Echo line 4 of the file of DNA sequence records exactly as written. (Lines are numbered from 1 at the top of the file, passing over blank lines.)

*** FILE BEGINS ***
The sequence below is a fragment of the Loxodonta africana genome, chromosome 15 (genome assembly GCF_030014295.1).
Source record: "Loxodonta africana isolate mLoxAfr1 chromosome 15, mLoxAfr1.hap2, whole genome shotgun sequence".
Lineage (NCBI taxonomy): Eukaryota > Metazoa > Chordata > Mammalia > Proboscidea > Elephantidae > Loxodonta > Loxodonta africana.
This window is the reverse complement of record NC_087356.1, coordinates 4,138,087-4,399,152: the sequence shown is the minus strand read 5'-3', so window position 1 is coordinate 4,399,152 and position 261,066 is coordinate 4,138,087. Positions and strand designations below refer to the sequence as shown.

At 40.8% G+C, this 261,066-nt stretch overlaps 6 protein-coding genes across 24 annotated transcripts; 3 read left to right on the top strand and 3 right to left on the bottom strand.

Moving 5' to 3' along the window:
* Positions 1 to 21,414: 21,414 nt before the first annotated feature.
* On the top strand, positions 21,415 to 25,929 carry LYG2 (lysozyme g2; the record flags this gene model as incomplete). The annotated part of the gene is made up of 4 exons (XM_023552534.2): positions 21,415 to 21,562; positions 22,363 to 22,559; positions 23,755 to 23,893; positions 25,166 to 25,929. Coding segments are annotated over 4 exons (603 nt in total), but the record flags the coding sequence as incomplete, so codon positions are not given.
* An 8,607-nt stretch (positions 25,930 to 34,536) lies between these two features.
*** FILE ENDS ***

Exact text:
This window is the reverse complement of record NC_087356.1, coordinates 4,138,087-4,399,152: the sequence shown is the minus strand read 5'-3', so window position 1 is coordinate 4,399,152 and position 261,066 is coordinate 4,138,087. Positions and strand designations below refer to the sequence as shown.